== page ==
A Monumental Marble Bust of Zeus or Asklepios. Roman Imperial, 2nd Century A.D., the Socle, Shoulders, and Restorations circa 1780s, attributed to Vincenzo Pacetti (1746-1820) Sotheby’s June 2015.  http://hadrian6.tumblr.com

Relief with Phanes, ca. 2nd century A.D. - Modena Galleria Estense

Phanes (Ancient Greek: Φάνης]), or Protogonos (Greek: Πρωτογόνος, “First-born”), was the mystic primeval deity of procreation and the generation of new life, who was introduced into Greek mythology by the Orphic tradition; other names for this Classical Greek Orphic concept included Ericapaeus (Ἠρικαπαῖος or Ἠρικεπαῖος “power”) and Metis (“thought”).

In these myths Phanes is often equated with Eros and Mithras and has been depicted as a deity emerging from a cosmic egg, entwined with a serpent. He had a helmet and had broad, golden wings. The Orphic cosmogony is bizarre, and quite unlike the creation sagas offered by Homer and Hesiod. Scholars have suggested that Orphism is “un-Greek” even “Asiatic” in conception, because of its inherent dualism. Time, who was also called Aion, created the silver egg of the universe, out of this egg burst out the first-born, Phanes, who was also called Dionysus. Phanes was a uroboric male-female deity of light and goodness, whose name means “to bring light” or “to shine”; a first-born god of light who emerges from a void or a watery abyss and gives birth to the universe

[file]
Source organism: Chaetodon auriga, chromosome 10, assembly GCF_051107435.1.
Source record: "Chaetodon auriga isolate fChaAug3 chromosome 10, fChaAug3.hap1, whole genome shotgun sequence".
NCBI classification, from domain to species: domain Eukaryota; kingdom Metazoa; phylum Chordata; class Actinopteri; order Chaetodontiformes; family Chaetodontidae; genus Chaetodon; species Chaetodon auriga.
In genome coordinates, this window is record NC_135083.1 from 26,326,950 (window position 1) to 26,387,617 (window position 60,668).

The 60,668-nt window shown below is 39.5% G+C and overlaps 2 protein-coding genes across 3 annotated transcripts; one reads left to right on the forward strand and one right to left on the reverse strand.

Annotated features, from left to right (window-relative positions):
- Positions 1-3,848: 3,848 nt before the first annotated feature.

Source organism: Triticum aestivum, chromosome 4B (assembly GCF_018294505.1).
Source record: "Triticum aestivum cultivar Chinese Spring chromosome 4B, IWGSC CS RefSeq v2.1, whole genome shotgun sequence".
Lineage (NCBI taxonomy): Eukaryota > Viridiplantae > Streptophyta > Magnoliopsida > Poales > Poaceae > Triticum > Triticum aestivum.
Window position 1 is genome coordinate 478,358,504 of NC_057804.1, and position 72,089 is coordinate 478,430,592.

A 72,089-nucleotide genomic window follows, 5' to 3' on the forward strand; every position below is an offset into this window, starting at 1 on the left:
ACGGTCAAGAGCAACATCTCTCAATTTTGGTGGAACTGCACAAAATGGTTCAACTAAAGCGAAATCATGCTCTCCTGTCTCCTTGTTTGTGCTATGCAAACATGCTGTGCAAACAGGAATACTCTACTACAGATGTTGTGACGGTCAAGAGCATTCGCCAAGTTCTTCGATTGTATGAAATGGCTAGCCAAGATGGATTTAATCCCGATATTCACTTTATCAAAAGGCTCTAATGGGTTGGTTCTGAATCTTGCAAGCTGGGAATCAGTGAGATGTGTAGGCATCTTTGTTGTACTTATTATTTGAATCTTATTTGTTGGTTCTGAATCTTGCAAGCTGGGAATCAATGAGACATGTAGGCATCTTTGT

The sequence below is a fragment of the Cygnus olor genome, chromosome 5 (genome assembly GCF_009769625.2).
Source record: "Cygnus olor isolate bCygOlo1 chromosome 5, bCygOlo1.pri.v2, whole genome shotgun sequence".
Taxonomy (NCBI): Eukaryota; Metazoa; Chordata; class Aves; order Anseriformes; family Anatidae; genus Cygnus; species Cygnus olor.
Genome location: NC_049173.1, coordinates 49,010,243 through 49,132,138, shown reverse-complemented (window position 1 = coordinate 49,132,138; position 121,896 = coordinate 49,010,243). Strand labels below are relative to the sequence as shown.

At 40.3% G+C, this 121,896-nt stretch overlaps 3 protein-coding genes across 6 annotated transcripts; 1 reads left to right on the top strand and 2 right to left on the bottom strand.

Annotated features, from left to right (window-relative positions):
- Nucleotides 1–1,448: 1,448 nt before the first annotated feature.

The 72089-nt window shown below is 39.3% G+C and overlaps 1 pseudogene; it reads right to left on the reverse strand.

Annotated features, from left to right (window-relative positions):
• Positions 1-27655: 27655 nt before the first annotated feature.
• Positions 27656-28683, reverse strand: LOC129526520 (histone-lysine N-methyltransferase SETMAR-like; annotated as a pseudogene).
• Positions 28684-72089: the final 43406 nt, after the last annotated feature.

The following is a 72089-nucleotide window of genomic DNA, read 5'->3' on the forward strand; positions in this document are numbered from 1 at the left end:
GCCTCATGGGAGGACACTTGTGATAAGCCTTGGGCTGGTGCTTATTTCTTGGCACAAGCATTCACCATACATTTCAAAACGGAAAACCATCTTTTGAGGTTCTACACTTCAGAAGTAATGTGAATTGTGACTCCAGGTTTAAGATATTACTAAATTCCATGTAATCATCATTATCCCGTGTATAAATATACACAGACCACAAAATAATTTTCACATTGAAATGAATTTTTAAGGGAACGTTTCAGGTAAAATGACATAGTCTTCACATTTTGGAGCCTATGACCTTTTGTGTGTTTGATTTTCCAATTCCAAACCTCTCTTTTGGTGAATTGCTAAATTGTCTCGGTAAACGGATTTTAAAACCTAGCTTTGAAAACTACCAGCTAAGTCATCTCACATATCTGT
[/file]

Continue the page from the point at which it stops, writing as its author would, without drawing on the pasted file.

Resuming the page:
http://en.wikipedia.org/wiki/Phanes_(mythology)

Alabaster figure of a reclining woman. Reclining figures are common among Greek terracottas, and the appearance of the posture in Mesopotamian sculpture may reflect the influence of Greek terracotta manufacturing centers along the eastern Mediterranean.

Parthian, ca. 2nd century B.C.–2nd century A.D.

Couch and footstool with bone carvings and glass inlays,  Imperial, Roman, 1st–2nd century A.D., Wood, bone, glass.

These pieces of furniture have been reassembled from fragments, some of which may come from the imperial villa of Lucius Verus (co-emperor, A.D. 161–169), on the Via Cassia outside Rome. It is not certain that the square glass panels are original to the bed frame and stool, but the carved bone inlays are paralleled on other Roman couches. On the couch legs are friezes of huntsmen, horses, and hounds flanking Ganymede, the handsome Trojan youth who was abducted by Zeus in the guise of an eagle to serve as his wine steward; on the footstool are scenes of winged cupids and leopards; and on the sides of the bed frame, the striking lion protomes have eyes inlaid with glass.

Source: The Metropolitan Museum Of Art